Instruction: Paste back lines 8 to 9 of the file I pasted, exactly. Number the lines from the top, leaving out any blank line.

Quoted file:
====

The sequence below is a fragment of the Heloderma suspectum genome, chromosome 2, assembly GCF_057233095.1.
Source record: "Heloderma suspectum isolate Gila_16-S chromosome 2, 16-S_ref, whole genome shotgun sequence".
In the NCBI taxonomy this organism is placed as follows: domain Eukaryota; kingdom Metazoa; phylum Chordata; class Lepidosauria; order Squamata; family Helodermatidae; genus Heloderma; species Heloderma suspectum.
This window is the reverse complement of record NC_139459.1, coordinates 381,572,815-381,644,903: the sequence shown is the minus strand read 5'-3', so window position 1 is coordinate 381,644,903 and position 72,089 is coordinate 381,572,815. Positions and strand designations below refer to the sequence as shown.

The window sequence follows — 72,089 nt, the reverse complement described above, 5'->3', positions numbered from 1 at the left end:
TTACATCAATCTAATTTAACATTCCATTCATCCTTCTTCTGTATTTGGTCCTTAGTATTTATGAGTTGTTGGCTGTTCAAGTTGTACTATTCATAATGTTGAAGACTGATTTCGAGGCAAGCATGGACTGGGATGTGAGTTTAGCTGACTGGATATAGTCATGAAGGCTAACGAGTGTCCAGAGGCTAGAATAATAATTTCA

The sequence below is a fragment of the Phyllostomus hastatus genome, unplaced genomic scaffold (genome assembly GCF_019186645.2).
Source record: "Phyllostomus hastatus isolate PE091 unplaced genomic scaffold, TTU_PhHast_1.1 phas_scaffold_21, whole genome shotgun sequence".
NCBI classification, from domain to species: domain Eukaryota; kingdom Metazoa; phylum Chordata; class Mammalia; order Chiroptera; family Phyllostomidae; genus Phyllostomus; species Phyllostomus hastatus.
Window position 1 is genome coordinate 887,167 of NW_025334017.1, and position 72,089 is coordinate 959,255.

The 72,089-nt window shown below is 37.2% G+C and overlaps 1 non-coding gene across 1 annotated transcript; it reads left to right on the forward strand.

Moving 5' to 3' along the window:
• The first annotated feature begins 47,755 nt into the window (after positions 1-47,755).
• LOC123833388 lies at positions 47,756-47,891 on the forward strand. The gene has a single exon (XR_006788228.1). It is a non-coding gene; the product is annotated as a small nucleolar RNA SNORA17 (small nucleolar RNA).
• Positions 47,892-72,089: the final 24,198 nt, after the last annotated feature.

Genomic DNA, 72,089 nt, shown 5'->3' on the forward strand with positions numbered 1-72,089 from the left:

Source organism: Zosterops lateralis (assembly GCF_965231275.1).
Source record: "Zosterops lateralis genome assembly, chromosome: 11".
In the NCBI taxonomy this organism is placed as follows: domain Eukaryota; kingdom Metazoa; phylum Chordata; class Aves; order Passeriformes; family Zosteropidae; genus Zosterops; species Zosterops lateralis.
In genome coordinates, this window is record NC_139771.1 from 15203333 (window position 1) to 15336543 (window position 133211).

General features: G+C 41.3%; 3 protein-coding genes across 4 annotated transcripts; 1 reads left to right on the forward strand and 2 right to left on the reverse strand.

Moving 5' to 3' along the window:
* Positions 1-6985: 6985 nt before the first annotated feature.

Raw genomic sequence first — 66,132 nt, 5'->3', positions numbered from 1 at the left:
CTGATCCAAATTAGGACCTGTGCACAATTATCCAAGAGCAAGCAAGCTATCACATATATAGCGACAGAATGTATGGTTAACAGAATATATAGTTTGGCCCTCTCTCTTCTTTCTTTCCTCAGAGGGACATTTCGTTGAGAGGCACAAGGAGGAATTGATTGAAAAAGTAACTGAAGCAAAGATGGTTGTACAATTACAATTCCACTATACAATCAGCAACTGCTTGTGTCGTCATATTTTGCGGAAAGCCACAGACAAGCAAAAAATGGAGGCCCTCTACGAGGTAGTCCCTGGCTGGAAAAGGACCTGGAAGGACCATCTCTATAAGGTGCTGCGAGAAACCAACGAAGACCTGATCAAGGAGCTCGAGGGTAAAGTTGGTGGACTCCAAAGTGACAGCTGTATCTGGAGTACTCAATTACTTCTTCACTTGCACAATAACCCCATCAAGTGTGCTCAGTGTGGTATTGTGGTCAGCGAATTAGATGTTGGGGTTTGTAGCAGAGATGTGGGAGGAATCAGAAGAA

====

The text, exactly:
Source record: "Phyllostomus hastatus isolate PE091 unplaced genomic scaffold, TTU_PhHast_1.1 phas_scaffold_21, whole genome shotgun sequence".
NCBI classification, from domain to species: domain Eukaryota; kingdom Metazoa; phylum Chordata; class Mammalia; order Chiroptera; family Phyllostomidae; genus Phyllostomus; species Phyllostomus hastatus.